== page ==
Proteus syndrome

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Proteus syndrome
Other names: Partial gigantism-nevi-hemihypertrophy-macrocephaly syndrome, Wiedemann syndrome
Alex Green, a 7-year-old boy with Proteus syndrome, confirmed to have the AKT1 p.E17K somatic variant

Proteus syndrome is a rare disorder with a genetic background that can cause tissue overgrowth.[1]

People with Proteus syndrome tend to have an increased risk of embryonic tumor development.[2] The clinical and radiographic symptoms of Proteus syndrome are highly variable, as are its orthopedic manifestations.[3][4] The syndrome is named after the Greek sea-god Proteus, who could change his shape. The condition appears to have been first described in the American medical literature by Samia Temtamy and John Rogers in 1976.[5][6] Michael Cohen described it in 1979.[7] Only a few more than 200 cases have been confirmed worldwide, with estimates that about 120 people are currently alive with the condition.[8] As attenuated forms of the disease may exist, there could be many people with Proteus syndrome who remain undiagnosed. Those most readily diagnosed are also the most severely disfigured.

Signs and symptoms

Facial asymmetry, ptosis of right eyelid, proptosis

Proteus syndrome causes an overgrowth of skin, bones, muscles, fatty tissues, and blood and lymphatic vessels. Proteus syndrome is a progressive condition wherein children are usually born without any obvious deformities. Tumors of skin and bone growths appear as they age typically in early childhood. The musculoskeletal manifestations are cardinal for the diagnosis of Proteus syndrome.[3] The severity and locations of these various asymmetrical growths vary greatly but typically the skull, one or more limbs, and soles of the feet will be affected. There is a risk of premature death in affected individuals due to deep vein thrombosis and pulmonary embolism caused by the vessel malformations that are associated with this disorder. Because of carrying excess weight and enlarged limbs, arthritis and muscle pain may also be symptoms. Further risks may occur due to the mass of extra tissue.[citation needed]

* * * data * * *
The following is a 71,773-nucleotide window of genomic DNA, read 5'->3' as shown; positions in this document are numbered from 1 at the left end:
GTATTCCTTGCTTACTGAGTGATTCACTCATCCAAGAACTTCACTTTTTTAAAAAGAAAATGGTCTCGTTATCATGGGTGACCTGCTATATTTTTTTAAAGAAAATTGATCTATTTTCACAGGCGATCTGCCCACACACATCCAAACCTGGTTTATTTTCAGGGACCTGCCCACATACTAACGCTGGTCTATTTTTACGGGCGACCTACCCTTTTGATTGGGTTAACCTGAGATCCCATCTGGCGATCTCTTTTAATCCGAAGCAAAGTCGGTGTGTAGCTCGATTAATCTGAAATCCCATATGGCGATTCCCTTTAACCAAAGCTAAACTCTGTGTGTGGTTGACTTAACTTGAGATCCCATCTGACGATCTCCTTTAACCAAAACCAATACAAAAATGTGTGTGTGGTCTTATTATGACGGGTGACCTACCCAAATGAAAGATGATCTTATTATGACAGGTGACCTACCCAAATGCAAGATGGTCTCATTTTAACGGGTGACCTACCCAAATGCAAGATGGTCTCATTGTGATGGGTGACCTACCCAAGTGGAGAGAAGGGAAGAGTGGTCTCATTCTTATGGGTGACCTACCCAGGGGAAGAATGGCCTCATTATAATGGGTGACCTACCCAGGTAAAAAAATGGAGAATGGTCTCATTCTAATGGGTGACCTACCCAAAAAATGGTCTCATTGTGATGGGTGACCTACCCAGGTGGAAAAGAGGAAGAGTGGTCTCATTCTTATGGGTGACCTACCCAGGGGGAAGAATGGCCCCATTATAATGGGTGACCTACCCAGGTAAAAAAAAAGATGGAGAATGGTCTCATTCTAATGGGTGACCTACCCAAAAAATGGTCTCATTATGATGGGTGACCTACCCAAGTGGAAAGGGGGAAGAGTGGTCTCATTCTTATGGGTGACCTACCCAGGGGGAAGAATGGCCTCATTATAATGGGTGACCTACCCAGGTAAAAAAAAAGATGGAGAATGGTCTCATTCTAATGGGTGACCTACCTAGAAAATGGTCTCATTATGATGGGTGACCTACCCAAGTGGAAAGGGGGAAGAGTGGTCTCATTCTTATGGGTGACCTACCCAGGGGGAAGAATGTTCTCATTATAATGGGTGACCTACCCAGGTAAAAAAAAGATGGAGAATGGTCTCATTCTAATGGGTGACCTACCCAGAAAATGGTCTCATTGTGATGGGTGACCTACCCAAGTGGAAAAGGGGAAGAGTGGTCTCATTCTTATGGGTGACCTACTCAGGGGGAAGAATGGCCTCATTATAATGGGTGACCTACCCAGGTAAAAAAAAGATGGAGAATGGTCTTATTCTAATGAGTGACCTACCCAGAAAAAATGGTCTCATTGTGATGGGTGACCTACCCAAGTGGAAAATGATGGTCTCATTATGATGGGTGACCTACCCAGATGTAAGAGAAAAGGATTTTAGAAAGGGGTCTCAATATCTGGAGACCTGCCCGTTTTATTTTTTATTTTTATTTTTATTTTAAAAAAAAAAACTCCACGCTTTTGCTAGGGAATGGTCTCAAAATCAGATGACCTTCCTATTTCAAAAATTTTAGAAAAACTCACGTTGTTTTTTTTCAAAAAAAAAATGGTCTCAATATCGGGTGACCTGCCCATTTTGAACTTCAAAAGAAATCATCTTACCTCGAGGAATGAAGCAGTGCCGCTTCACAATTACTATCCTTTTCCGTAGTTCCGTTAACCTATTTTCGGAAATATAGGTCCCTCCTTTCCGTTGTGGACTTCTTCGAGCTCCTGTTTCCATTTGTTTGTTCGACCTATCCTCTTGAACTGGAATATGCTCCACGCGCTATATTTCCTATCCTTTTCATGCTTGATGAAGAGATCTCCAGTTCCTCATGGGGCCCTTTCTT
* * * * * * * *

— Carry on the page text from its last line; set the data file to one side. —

The disorder itself does not uniformly cause learning impairments: the distribution of intelligence deficits among sufferers of Proteus syndrome appears higher than that of the general population, although this is difficult to determine with statistical significance.[9] In addition, the presence of visible deformity may have a negative effect on the social experiences of the affected individual, causing cognitive and social deficits.[citation needed]

Afflicted individuals are at increased risk for developing certain tumors including unilateral ovarian cystadenomas, testicular tumors, meningiomas, and monomorphic adenomas of the parotid gland.[citation needed]

Hemimegalencephaly is often found to be associated.[10]

Orthopaedic features

The musculoskeletal manifestations of Proteus syndrome are frequent and recognizable. Patients tend to demonstrate a unique pattern of skeletal abnormalities. The orthopaedic features are usually bilateral, asymmetrical, progressive and involving all four limbs and spine. Afflicted patients usually have localized periarticular limb distortions, limb length discrepancy, and spine deformity. Patients with Proteus syndrome can have regular bone configuration and contours despite the bone enlargement.[3] Patients can also exhibit deformation of the skull in the form of dolichocephaly or elongated skull and facial abnormalities. Because of the rarity of the syndrome and the variability of signs, the orthopaedic management should be individualized.[3]


Proteus syndrome is an overgrowth disorder caused by a rare genetic mosaicism. A genetic mutation during embryonic development gives rise to overgrowth in a subset of the individual's cells

In 2011 researchers determined the cause of Proteus syndrome. In 26 of 29 patients who met strict clinical criteria for the disorder, Lindhurst et al. identified an activating mutation in AKT1 kinase in a mosaic state gene.[11]

Previous research had suggested the condition linked to PTEN on chromosome 10,[12] while other research pointed to chromosome 16.[13] Prior to the findings regarding AKT1 in 2011, other researchers expressed doubt regarding the involvement of PTEN or GPC3, which codes for glypican 3 and may play a role in regulating cell division and growth regulation.[14][15]


Differential diagnosis